Like Phoenix, Renee Zellweger (Judy) notched a Golden Globe win (best actress in a motion picture – drama) to put the finishing touches on her Oscar nomination case. Charlize Theron (Bombshell) and Scarlett Johansson (Marriage Story) are tied at 89 percent to join Zellweger at the Dolby.
From there, it may come down to four actresses for two spots. Saoirse Ronan (Little Women) and Cynthia Erivo (Harriet) earned mentions in the Golden Globe drama category — generally the more predictive of the two — but Awkwafina (The Farewell) won the comedy/musical race. And don’t count out SAG nominee Lupita Nyong’o (Us), either.
Best Supporting Actor
Brad Pitt (Once Upon a Time in Hollywood) seems like a surefire bet to get nominated, and could be a strong contender to win the category, especially if The Irishman co-stars Al Pacino and Joe Pesci split the vote among fans of that film. Tom Hanks (A Beautiful Day in the Neighborhood) got nominations from all the major groups in December, and while 81 percent is no guarantee, it’s also plenty good enough to put him solidly in the top four.
Then there’s a slew of contenders vying for the last slot. I listed the next three — Anthony Hopkins (The Two Popes), Willem Dafoe (The Lighthouse) and Jamie Foxx (Just Mercy) — but it’s even possible that someone outside this group pulls off the upset and joins the top five.
Best Supporting Actress
Laura Dern is extremely likely to join Marriage Story co-stars Adam Driver and Johansson at the Oscars. Margot Robbie gets two bites at the apple, with a nomination for Bombshell being far more likely than one for Once Upon a Time in Hollywood. Despite missing out on a BAFTA nomination, Jennifer Lopez (Hustlers) has enough of an Oscar résumé this season to reach 88 percent by my model.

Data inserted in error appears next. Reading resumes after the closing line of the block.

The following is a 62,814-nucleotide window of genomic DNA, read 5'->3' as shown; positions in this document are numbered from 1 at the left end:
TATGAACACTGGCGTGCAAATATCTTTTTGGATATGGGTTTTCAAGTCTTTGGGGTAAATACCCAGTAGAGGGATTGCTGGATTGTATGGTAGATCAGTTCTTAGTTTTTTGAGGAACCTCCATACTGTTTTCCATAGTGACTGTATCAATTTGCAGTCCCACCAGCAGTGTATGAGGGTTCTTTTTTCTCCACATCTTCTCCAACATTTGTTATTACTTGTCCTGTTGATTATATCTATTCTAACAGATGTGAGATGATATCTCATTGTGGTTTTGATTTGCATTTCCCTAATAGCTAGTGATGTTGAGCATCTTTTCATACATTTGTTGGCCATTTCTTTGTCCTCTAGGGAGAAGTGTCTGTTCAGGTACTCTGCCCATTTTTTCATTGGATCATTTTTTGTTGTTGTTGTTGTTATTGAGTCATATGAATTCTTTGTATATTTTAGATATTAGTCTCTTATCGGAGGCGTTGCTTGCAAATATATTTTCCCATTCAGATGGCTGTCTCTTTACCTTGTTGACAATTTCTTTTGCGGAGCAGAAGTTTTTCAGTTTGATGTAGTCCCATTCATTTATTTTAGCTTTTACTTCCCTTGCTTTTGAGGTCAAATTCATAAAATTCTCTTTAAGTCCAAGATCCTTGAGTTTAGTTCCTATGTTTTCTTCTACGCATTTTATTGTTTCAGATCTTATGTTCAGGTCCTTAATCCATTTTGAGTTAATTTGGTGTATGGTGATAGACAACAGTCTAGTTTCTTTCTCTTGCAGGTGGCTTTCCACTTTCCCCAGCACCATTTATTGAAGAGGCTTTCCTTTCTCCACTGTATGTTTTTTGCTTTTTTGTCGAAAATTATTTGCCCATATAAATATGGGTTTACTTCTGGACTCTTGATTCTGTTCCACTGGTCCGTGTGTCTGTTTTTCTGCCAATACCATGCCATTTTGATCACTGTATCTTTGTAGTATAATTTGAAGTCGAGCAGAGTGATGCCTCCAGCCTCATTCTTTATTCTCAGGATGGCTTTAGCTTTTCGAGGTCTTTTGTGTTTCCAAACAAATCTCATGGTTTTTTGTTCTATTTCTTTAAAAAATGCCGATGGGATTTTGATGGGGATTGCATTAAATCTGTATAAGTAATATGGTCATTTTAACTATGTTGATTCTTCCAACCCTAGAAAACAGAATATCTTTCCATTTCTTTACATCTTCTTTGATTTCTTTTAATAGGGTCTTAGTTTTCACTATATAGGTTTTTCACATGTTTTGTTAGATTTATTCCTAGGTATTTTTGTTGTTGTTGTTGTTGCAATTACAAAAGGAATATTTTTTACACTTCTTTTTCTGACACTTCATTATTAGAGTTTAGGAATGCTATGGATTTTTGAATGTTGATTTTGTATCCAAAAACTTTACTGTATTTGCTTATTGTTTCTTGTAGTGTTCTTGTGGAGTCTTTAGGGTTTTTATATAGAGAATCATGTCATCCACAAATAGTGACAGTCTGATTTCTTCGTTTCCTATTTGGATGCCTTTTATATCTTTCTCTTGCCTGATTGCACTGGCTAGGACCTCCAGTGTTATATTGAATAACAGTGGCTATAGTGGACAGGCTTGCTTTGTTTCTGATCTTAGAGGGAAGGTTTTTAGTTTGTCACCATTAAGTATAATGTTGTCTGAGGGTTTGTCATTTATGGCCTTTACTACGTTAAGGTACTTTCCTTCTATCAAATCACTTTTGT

Speaking of Johansson, she could become the first person since Cate Blanchett in 2007 to score two acting nominations in the same year, between her leading role in Marriage Story and her supporting one in Jojo Rabbit. All other supporting actress candidates sit below 50 percent, with Florence Pugh (Little Women), Annette Bening (The Report) and Nicole Kidman (Bombshell) next up on the ledger.
Best Original Screenplay
Likely best picture competitors Once Upon a Time in Hollywood, Marriage Story and Parasite will also do battle for best original screenplay, as those were the three original scripts to get Golden Globe recognition. Since Once Upon a Time and The Farewell weren’t eligible for the Writers Guild of America Awards, that left three spots for the WGAs, which went to Knives Out, Booksmart and 1917.
Best Adapted Screenplay
The five BAFTA nominees are the top five contenders for best adapted screenplay: The Irishman, The Two Popes, Jojo Rabbit, Little Women and Joker. That said, the last of those missed out on a USC Scripter nomination, so its chances trail behind the top four. That could leave an opening for WGA nominee A Beautiful Day in the Neighborhood or Scripter nominee Dark Waters.
But all of these numbers tell us only the probability of Oscar nominations — hardly the same as telling us how much we enjoyed this wonderful year in film or how any particular movie made us feel. Numbers aside, 2019 gave us moment after moment on the big screen, and now we’re just a month away from honoring the very best of them.
Ben Zauzmer (@BensOscarMath) is the author of Oscarmetrics: The Math Behind the Biggest Night in Hollywood. He uses math to predict the Oscars for The Hollywood Reporter.